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Six-court tennis complex approved for southern Concordia lot

Feb. 12, 2013

Mequon - Concordia University-Wisconsin has the go-ahead to build a six-court tennis complex on the 40-acre lot south of the main campus.

The Planning Commission on Monday approved a conditional use grant and site plan which together allow Concordia to build six enclosed tennis courts and 41 parking spaces to accommodate players and spectators.

Concordia expects the non-illuminated courts to be used for approximately six months out of the year, and will be open to the public at yet to be determined times. Courts will be surrounded by 10-foot chain link fences with windscreen fabric, with 4-foot fences separating the courts. The entrance to the courts will be off Highland Road, in the same place where access had been for temporary parking on the lot.

Concordia Senior Vice-President Duane Hilgendorf said that university administrators don't yet know when construction will begin.

"It may be that we start in the spring," he said, "but we may hold off for a while."

The tennis courts were originally centered on the lot as part of a comprehensive development plan and zoning change which ultimately failed in 2011. Assistant Community Development Director Jac Zader said in a staff report that the tennis courts will likely be the first of several alterations to the site.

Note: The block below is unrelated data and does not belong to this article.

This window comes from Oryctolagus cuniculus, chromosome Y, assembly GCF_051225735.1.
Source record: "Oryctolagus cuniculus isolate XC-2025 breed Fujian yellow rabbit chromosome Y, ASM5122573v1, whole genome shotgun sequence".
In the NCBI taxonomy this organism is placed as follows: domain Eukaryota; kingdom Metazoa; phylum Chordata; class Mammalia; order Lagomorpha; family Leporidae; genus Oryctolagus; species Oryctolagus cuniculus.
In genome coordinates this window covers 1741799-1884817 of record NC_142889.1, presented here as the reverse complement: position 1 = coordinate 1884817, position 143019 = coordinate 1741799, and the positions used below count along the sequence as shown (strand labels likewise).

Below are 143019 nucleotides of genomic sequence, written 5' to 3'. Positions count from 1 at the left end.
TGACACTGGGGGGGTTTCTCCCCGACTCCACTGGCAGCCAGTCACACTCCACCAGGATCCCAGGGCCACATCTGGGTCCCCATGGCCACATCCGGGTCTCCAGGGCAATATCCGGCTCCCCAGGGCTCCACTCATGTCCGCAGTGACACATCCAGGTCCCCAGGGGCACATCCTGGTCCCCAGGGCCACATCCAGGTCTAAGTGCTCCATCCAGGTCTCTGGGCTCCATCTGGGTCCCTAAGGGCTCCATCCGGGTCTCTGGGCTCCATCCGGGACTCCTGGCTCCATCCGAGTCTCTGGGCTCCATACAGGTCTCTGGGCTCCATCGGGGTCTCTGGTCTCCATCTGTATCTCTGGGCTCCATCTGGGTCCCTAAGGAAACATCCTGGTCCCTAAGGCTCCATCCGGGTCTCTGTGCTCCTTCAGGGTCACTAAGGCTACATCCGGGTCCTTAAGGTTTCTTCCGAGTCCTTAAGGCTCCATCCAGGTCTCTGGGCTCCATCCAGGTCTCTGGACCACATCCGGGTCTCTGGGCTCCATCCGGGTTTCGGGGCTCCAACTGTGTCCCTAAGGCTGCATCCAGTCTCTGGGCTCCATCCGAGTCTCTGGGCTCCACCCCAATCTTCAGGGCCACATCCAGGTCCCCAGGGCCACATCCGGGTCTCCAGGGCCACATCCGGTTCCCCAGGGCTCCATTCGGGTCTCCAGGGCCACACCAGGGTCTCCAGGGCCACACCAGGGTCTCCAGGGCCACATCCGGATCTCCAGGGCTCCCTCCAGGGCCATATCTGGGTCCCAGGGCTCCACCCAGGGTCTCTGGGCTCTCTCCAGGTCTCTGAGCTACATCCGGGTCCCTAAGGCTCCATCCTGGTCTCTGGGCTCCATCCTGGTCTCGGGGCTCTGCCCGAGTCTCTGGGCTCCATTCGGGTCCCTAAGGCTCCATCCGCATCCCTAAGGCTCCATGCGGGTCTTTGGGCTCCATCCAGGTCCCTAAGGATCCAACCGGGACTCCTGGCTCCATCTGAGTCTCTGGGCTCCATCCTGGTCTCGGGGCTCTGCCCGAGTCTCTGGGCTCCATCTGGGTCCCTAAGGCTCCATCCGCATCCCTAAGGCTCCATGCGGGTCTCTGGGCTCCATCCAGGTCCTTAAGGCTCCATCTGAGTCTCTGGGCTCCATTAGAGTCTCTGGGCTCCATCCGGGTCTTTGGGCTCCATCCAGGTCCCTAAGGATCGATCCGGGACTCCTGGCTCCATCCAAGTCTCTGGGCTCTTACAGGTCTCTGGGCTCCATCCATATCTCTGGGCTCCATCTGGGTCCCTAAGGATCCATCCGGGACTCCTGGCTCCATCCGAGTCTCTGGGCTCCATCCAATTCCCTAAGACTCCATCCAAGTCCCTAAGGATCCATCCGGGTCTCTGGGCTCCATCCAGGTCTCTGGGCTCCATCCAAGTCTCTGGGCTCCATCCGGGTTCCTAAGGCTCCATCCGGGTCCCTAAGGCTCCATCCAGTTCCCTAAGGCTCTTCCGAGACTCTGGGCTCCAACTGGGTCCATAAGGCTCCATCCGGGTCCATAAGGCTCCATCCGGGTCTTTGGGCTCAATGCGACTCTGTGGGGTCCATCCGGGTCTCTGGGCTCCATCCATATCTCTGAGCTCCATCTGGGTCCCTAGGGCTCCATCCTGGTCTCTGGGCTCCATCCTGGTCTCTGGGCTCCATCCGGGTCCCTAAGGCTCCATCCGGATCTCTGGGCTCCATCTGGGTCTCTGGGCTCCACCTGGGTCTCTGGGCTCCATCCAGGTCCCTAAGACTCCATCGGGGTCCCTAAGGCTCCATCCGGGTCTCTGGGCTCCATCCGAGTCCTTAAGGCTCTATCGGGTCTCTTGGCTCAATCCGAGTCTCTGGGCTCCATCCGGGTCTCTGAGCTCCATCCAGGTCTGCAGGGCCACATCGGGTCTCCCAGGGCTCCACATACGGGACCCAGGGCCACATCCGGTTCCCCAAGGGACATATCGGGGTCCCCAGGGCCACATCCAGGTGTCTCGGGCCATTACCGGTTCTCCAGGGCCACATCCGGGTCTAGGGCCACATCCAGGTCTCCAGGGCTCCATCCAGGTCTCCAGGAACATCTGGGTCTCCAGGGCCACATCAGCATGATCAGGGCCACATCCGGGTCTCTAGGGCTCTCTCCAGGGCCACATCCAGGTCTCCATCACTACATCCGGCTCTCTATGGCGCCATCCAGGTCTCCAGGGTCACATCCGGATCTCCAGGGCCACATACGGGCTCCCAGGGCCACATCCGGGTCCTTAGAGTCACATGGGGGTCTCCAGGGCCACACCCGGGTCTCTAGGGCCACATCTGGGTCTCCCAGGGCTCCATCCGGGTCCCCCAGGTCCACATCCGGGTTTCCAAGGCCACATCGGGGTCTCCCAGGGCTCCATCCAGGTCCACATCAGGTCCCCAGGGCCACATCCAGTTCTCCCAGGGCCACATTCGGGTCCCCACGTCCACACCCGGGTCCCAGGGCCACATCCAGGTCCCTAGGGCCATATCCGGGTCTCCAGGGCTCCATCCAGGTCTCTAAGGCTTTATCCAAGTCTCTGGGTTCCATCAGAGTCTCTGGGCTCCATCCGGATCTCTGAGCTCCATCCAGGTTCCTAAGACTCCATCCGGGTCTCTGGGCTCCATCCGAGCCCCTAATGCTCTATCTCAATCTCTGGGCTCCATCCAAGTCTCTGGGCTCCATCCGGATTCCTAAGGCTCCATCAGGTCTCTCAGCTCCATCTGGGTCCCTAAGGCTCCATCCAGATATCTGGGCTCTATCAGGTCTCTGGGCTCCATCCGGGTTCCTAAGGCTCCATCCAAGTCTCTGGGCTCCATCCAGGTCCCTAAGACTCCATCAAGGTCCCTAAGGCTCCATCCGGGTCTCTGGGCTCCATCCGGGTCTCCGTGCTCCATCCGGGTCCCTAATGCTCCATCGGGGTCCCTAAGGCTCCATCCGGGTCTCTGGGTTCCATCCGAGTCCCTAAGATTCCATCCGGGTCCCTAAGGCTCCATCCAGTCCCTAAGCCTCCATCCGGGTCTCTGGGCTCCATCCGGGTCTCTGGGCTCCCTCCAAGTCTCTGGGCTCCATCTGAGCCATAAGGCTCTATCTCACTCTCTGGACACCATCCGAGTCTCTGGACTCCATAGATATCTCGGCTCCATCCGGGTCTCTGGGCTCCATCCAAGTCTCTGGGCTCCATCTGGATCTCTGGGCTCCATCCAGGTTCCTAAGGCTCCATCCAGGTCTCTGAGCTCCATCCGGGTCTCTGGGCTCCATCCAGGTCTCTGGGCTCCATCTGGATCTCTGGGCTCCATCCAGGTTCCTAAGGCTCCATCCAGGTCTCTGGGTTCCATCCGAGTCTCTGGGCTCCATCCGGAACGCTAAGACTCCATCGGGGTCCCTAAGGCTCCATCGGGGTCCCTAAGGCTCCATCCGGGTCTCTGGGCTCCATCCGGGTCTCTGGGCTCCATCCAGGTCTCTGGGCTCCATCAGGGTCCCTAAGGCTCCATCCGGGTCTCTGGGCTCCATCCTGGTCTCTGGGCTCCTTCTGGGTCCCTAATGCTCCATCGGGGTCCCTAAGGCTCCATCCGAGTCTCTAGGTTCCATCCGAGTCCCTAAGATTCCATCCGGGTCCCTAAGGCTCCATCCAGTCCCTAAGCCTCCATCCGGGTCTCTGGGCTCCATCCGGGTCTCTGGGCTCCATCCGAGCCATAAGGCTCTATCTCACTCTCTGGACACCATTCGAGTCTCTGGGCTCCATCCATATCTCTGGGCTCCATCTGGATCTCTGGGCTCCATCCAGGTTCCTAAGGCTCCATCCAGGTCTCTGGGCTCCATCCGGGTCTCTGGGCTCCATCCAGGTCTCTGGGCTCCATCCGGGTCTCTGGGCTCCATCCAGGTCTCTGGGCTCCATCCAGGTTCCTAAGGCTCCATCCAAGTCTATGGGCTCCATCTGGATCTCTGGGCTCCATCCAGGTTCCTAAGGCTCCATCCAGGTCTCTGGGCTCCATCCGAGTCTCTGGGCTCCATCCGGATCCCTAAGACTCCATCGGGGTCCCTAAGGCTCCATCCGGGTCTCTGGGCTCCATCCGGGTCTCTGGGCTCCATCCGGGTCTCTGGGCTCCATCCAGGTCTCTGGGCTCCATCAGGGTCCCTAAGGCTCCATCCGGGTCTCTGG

"While staff preferred this comprehensive approach to the development of this parcel," Zader wrote, "we understand that as a result of the inability of the applicant to rezone the parcel, it is likely that we will see a piecemeal approach of the development of this parcel."

The use grant approved Monday is conditioned on city review of final plans, the addition of trees on the east side, and a requirement that only patrons of the court and spectators use the parking lot, among landscaping and stormwater requirements.

City staff said that the courts likely won't generate significant amounts of traffic, and at 600 feet from the nearest residence, shouldn't be a disturbance.

"We feel this would have little impact on the neighborhood," Zader said.

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